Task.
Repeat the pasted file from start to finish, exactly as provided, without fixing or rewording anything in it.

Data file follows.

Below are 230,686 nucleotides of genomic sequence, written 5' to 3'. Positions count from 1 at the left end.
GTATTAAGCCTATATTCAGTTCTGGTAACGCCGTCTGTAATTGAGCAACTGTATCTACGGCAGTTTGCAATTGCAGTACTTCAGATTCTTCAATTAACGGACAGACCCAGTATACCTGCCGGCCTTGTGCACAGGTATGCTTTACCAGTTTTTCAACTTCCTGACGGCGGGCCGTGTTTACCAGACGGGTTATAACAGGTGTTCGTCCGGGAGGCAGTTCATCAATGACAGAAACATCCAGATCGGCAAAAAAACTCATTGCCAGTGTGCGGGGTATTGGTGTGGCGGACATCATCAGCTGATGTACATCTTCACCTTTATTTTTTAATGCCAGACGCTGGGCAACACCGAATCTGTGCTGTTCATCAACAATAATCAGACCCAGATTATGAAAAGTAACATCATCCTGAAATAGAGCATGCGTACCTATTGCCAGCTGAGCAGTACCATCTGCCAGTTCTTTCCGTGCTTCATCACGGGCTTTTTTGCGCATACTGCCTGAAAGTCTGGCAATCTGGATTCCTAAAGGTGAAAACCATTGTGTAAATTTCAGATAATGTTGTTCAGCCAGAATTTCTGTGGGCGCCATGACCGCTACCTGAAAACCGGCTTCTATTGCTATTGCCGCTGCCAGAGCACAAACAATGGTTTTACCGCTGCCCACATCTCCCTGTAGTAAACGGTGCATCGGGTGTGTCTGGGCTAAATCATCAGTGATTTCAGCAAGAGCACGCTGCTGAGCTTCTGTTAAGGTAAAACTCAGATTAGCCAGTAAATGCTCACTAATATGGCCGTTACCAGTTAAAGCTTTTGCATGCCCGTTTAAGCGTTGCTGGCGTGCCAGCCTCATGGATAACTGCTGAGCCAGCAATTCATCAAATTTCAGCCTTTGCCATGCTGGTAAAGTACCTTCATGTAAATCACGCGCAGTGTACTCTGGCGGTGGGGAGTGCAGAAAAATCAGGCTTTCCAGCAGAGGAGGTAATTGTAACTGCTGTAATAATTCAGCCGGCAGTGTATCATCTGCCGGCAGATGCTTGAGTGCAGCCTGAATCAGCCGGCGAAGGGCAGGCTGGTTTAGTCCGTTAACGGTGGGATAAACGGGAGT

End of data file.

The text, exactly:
Below are 230,686 nucleotides of genomic sequence, written 5' to 3'. Positions count from 1 at the left end.
GTATTAAGCCTATATTCAGTTCTGGTAACGCCGTCTGTAATTGAGCAACTGTATCTACGGCAGTTTGCAATTGCAGTACTTCAGATTCTTCAATTAACGGACAGACCCAGTATACCTGCCGGCCTTGTGCACAGGTATGCTTTACCAGTTTTTCAACTTCCTGACGGCGGGCCGTGTTTACCAGACGGGTTATAACAGGTGTTCGTCCGGGAGGCAGTTCATCAATGACAGAAACATCCAGATCGGCAAAAAAACTCATTGCCAGTGTGCGGGGTATTGGTGTGGCGGACATCATCAGCTGATGTACATCTTCACCTTTATTTTTTAATGCCAGACGCTGGGCAACACCGAATCTGTGCTGTTCATCAACAATAATCAGACCCAGATTATGAAAAGTAACATCATCCTGAAATAGAGCATGCGTACCTATTGCCAGCTGAGCAGTACCATCTGCCAGTTCTTTCCGTGCTTCATCACGGGCTTTTTTGCGCATACTGCCTGAAAGTCTGGCAATCTGGATTCCTAAAGGTGAAAACCATTGTGTAAATTTCAGATAATGTTGTTCAGCCAGAATTTCTGTGGGCGCCATGACCGCTACCTGAAAACCGGCTTCTATTGCTATTGCCGCTGCCAGAGCACAAACAATGGTTTTACCGCTGCCCACATCTCCCTGTAGTAAACGGTGCATCGGGTGTGTCTGGGCTAAATCATCAGTGATTTCAGCAAGAGCACGCTGCTGAGCTTCTGTTAAGGTAAAACTCAGATTAGCCAGTAAATGCTCACTAATATGGCCGTTACCAGTTAAAGCTTTTGCATGCCCGTTTAAGCGTTGCTGGCGTGCCAGCCTCATGGATAACTGCTGAGCCAGCAATTCATCAAATTTCAGCCTTTGCCATGCTGGTAAAGTACCTTCATGTAAATCACGCGCAGTGTACTCTGGCGGTGGGGAGTGCAGAAAAATCAGGCTTTCCAGCAGAGGAGGTAATTGTAACTGCTGTAATAATTCAGCCGGCAGTGTATCATCTGCCGGCAGATGCTTGAGTGCAGCCTGAATCAGCCGGCGAAGGGCAGGCTGGTTTAGTCCGTTAACGGTGGGATAAACGGGAGT